Paul Ryan accuser won't talk 

Susan Feinberg, an associate professor of management and global business at Rutgers University, caused a stir in the left-wing blogosphere over the weekend with her account of witnessing House Budget Committee chairman Paul Ryan drinking a glass of $350-a-bottle wine at an upscale restaurant near the Capitol.  (Feinberg, who was at the restaurant, Bistro Bis, with her husband to celebrate her birthday, knew the wine was pricey because she could make out the name on the label and checked it on the wine list.)  Feinberg confronted Ryan, accusing him of hypocrisy for drinking an expensive wine while advocating reduced spending for Medicare and Medicaid.  But she didn't stop there.  Feinberg also suggested Ryan might be guilty of ethics violations, secretly snapped a photo of him and two dinner companions, and then took the "story" to Talking Points Memo, the lefty site which ran a high-profile piece suggesting Ryan might be guilty of some sort of wrongdoing.

Ryan told TPM that his two dinner-mates had ordered the wine, and that he, Ryan, didn't know what it cost and drank only one glass.  Ryan's explanation was supported by TPM's account, presumably based on Feinberg's recollection, which said that when Feinberg confronted Ryan about the cost of his wine, "Ryan said only: 'Is that how much it was?'"

Nevertheless, Feinberg and TPM hinted that Ryan might have violated House ethics rules by accepting an expensive meal from lobbyists.  But it turned out that the two men with whom Ryan was dining were, as he said, economists and not lobbyists.  Feinberg and TPM also suggested that Ryan might have violated House rules against accepting gifts in general.  But it turned out that Ryan had paid for his meal and wine -- Ryan even showed TPM his copy of the receipt, which TPM then posted on the web.

Having failed to catch Ryan in an act of wrongdoing, Feinberg and TPM accused him of hypocrisy. Ryan's dining companions, one of whom was a wealthy hedge-fund manager, ordered two bottles of the $350 wine.  Ryan, by his own account, drank one glass but nevertheless paid for one of the bottles.  But the $700 wine bill outraged Feinberg and her husband, who were at the restaurant to celebrate her birthday.  "We were just stunned," she told TPM. "I was an economist so I started doing the envelope calculations and quickly figured out that those two bottles of wine was more [sic] than two-income working family making minimum wage earned in a week." When she had finished her own meal, Feinberg confronted Ryan and angrily asked him "how he could live with himself" for drinking expensive wine while advocating cuts in Medicare and Medicaid.  Feinberg left the restaurant after management intervened.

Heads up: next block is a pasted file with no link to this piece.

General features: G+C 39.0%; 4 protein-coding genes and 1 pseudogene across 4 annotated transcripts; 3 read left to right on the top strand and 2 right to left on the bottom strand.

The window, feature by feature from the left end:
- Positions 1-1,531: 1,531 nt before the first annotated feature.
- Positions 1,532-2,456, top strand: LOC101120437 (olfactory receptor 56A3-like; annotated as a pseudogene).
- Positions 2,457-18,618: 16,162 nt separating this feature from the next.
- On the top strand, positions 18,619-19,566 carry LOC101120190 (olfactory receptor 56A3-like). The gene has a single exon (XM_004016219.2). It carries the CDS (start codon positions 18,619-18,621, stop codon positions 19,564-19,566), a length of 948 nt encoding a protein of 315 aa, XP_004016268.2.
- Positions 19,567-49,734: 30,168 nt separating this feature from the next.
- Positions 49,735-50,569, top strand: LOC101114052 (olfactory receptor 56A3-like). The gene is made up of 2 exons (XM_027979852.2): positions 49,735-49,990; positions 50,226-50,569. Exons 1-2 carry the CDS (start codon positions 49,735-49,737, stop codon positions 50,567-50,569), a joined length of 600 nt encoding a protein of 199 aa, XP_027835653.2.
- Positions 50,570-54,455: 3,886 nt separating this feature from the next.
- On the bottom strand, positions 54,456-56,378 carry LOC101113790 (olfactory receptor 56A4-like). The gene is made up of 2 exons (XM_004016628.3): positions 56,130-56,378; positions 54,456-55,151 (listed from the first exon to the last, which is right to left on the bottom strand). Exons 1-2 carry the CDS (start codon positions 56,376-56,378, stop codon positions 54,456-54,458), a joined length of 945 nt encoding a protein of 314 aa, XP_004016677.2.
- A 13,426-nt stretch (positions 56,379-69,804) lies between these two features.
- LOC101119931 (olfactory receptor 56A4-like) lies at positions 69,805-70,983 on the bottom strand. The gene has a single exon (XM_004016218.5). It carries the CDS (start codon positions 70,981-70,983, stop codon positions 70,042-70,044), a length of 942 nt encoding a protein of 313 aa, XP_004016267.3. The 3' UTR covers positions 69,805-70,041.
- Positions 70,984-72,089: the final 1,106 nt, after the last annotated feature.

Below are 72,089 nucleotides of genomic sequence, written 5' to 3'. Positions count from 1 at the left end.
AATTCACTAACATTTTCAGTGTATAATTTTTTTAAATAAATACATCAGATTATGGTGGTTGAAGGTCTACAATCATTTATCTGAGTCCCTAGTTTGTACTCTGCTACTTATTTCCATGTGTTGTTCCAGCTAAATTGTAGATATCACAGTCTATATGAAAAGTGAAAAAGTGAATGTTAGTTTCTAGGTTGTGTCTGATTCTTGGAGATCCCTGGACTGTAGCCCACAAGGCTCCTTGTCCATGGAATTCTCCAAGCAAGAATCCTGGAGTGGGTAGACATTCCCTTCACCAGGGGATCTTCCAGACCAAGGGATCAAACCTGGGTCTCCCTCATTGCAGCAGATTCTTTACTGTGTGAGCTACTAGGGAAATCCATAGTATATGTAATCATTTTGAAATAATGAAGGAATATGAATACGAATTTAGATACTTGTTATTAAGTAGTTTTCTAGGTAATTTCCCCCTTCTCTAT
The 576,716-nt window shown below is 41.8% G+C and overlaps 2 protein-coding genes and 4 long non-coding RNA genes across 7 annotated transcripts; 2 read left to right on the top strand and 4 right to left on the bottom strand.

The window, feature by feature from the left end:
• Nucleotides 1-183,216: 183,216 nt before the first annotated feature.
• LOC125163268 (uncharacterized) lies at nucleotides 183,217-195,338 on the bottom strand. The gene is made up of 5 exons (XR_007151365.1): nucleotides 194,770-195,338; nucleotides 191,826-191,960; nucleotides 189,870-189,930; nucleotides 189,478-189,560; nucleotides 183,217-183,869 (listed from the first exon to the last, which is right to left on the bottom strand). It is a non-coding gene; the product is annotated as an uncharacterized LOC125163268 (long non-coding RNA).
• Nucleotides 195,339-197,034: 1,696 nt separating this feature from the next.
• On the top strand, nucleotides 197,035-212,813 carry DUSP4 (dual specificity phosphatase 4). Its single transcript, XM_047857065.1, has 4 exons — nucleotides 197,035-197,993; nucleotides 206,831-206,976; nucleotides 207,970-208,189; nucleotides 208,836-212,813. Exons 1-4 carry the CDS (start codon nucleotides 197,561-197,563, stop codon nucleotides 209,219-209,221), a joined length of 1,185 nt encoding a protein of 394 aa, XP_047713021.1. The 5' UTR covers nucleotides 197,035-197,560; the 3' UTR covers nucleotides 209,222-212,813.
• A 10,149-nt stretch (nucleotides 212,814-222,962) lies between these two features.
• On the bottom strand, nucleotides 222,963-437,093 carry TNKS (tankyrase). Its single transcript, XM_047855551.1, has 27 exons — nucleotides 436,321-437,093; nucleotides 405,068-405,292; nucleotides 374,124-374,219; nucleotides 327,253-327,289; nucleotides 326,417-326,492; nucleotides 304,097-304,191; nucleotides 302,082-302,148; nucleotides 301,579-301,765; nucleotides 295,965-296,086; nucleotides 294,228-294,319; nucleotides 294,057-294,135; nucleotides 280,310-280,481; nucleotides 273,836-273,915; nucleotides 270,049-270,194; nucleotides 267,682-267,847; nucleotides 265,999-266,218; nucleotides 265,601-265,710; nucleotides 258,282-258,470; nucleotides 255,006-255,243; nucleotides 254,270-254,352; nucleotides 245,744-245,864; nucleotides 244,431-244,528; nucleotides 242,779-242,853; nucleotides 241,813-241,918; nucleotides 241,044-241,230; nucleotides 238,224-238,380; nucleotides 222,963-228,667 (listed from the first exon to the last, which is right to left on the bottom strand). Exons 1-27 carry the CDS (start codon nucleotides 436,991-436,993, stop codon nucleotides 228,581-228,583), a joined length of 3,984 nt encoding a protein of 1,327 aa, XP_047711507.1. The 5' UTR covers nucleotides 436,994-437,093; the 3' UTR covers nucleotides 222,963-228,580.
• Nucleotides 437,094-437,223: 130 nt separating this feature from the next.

In one brief and unpleasant moment, Ryan got a taste of 2012-style political combat in which everyone, everywhere is a potential opposition campaign tracker and there are plenty of press outlets ready to publish a tracker's accusations.

On Saturday, I sent Feinberg an email asking a few questions about the incident and about her unhappiness with Ryan.  First, the photo she snapped of Ryan and two men sitting a few tables away appeared to be taken from her own table, and on that table was a bottle of wine.  (Feinberg told TPM that she and her husband had shared a "bottle of great wine.")  A check of the Bistro Bis wine list -- in much the way that Feinberg did at the restaurant -- shows that the wine was a Thierry et Pascale Matrot 2005 Meursault, which is $80 per bottle at Bistro Bis. Was that, in fact, Feinberg's bottle of wine?

I asked Feinberg, an economist, what price constituted outrageous in her mind.  Would she have been as upset if Ryan's wine were $150 a bottle?  Or $100 a bottle?  Or perhaps $80 a bottle, like her own -- which is, after all, more than a day's labor for a worker making the minimum wage.

If the problem was not just the wine's cost, then what other factors were involved in Feinberg's anger? Was it because she thought Rep. Ryan was a hypocrite for drinking expensive wine while recommending reduced spending on Medicare and Medicaid?  Was it because she believed Rep. Ryan was corrupt for drinking with two men she suspected were lobbyists?  And finally, did Feinberg believe she behaved appropriately in the matter?  Would it be appropriate for a conservative who felt strongly about, say, Rep. Nancy Pelosi, or Rep. Barney Frank, to do something similar to them under similar circumstances?

Feinberg's response was brief: "I'm sorry.  I have no comment on this."

After the TPM story was published, a number of left-leaning websites picked up the tale.  New York magazine wrote that Ryan has "$350, fiscally imprudent, fancypants" taste in wine.  The Atlantic wrote that Ryan "is in the habit of drinking $350-a-bottle wine," although the publication presented no evidence to support that contention. The Atlantic also expressed hope that the wine story would become as much of a political burden on Ryan as the $400 haircut was on former presidential candidate John Edwards.

Ryan himself is downplaying, but not avoiding, the matter.  He answered questions from TPM, producing the receipt, but has said little else.  When asked whether incidents like this might happen again in the future, with Democrats and Republicans engaged in mortal combat over federal spending, a person close to Ryan said only: "I would hope that it was just one woman who had a little too much to drink and had a little too much fire in her belly and just decided to cross a line.  Paul is more than happy to have a debate and understands that people disagree with him, but there's a right way and a wrong way to do that."

About The Author

Byron York


Byron York is the Examiner’s chief political correspondent. His column appears Tuesdays and Fridays. He blogs throughout the week at Beltway Confidential.

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